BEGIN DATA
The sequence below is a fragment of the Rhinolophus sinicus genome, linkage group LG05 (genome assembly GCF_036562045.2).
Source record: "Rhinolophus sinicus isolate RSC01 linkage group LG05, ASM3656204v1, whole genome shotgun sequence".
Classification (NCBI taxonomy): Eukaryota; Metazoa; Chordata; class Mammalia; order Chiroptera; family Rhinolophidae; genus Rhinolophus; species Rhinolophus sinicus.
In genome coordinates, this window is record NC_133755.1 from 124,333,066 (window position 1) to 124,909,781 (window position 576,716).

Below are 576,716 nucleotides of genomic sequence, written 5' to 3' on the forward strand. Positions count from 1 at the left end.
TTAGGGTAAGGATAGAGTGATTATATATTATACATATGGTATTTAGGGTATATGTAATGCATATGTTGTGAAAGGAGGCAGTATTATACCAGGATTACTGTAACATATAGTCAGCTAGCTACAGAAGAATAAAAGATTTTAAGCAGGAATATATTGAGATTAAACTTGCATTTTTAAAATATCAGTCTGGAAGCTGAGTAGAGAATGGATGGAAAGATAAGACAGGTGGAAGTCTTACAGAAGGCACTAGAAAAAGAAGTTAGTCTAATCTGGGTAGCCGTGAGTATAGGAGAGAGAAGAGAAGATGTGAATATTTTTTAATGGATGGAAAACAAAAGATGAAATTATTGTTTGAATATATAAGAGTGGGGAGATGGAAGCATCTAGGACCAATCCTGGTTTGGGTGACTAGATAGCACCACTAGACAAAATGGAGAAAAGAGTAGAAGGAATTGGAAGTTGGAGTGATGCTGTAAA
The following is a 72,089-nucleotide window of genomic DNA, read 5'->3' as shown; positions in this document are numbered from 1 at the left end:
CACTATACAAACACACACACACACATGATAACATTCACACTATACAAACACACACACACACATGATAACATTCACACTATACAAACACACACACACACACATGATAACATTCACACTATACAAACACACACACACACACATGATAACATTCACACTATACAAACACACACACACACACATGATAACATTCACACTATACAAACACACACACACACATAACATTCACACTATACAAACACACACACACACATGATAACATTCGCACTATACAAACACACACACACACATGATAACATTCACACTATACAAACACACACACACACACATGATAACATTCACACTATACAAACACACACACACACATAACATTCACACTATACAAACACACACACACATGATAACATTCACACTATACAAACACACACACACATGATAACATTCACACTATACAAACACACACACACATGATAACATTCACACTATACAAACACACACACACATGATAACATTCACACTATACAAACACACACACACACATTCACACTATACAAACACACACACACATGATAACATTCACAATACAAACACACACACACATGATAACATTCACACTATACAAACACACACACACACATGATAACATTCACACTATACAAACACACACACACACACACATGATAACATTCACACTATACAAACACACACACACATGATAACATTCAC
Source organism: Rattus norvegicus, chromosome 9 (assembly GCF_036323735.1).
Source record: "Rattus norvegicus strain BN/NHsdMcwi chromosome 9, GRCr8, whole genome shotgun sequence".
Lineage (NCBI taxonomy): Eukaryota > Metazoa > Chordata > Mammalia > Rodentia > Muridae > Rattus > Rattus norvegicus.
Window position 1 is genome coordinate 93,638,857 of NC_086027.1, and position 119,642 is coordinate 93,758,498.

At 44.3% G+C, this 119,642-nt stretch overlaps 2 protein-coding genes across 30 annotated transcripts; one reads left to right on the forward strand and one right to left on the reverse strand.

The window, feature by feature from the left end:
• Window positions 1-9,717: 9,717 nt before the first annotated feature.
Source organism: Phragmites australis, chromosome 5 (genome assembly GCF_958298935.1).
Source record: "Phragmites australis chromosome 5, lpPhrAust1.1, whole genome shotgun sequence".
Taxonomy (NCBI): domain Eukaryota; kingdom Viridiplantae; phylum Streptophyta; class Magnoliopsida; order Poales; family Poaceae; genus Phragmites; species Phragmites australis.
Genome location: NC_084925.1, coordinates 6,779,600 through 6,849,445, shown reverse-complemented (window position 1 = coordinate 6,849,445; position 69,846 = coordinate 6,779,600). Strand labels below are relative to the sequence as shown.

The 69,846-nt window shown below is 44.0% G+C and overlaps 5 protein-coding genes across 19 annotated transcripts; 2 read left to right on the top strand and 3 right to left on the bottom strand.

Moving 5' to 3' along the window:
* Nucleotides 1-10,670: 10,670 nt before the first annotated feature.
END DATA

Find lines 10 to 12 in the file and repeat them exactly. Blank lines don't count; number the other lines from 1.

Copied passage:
Source record: "Rattus norvegicus strain BN/NHsdMcwi chromosome 9, GRCr8, whole genome shotgun sequence".
Lineage (NCBI taxonomy): Eukaryota > Metazoa > Chordata > Mammalia > Rodentia > Muridae > Rattus > Rattus norvegicus.
Window position 1 is genome coordinate 93,638,857 of NC_086027.1, and position 119,642 is coordinate 93,758,498.